A FOND FAREWELL
Sister Marie Jeanne Gaillac, CSJ, worked tirelessly in numerous Coalition projects since the beginning of the Coalition in 2006.
In more recent years, she was very instrumental in helping to establish the Interfaith Subcommittee of the SF Collaborative Against Human Trafficking. At their annual award ceremony this year, Sister Marie was recognized for her tireless work: “Age is easy to measure. Passion is not. Sister Marie has shown us that a passion for human trafficking victims has no age limits. In 2006 at the age of 76, Sister Marie became one of the founding members of the Northern California Catholic Sisters against Human Trafficking. For 16 years, she was a dedicated, tireless and very active member.”
In April, at the age of 92, Sister Marie moved to the retirement center of the Sisters of Saint Joseph in Orange County. You will be sorely missed by all, Sister Marie. We wish you all the best in your new home!
MAKE YOUR VOICE HEARD
The Senate has introduced a critical bi-partisan anti-trafficking bill – The Abolish Trafficking Reauthorization Act of 2022 (S. 3946) will reauthorize The Trafficking Victims Protection Act of 2017. For over 20 years, the TVPA has helped protect vulnerable children and provide services for survivors of exploitation. Among other things, this new bill would reform current standards for child sex crime victims who were forced into the criminal justice system. Call your senators today and ask them to vote to reauthorize this bill. The U.S. Capitol switchboard number is: Capitol switchboard number is: (202) 224-3121.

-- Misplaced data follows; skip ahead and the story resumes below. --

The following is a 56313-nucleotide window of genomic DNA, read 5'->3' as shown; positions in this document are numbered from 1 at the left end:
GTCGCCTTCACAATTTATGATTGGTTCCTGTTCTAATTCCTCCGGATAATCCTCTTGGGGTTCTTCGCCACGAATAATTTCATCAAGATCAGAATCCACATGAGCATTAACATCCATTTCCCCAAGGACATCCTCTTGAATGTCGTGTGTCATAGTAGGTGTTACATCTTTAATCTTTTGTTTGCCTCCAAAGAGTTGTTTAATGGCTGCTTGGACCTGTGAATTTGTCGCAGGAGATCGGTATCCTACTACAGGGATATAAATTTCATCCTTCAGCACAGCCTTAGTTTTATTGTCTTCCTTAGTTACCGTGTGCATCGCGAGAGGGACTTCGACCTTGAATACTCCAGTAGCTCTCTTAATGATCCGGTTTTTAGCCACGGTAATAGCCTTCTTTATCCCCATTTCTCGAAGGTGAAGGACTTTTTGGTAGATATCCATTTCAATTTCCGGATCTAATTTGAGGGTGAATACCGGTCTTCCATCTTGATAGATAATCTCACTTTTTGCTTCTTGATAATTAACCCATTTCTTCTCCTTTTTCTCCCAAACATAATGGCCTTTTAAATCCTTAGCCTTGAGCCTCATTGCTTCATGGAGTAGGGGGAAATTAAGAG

Read or download a PDF of the full Stop Slavery May newsletter.
May 13, 2022
I’m old enough to remember the beginnings of Network
. I was in graduate school, going on peace marches and wearing “Boycott grapes” buttons. I was not directly involved with Network, but many of our sisters were in this new social justice advocacy group, and, being a bleeding-heart liberal from birth, I was really proud of them. And at the April 22 gala celebrating the group’s 50th anniversary in Washington, D.C., it was my honor to sit with four of the pioneers. I had come with one of them, my housemate, Ursuline Sr. Angela Fitzpatrick.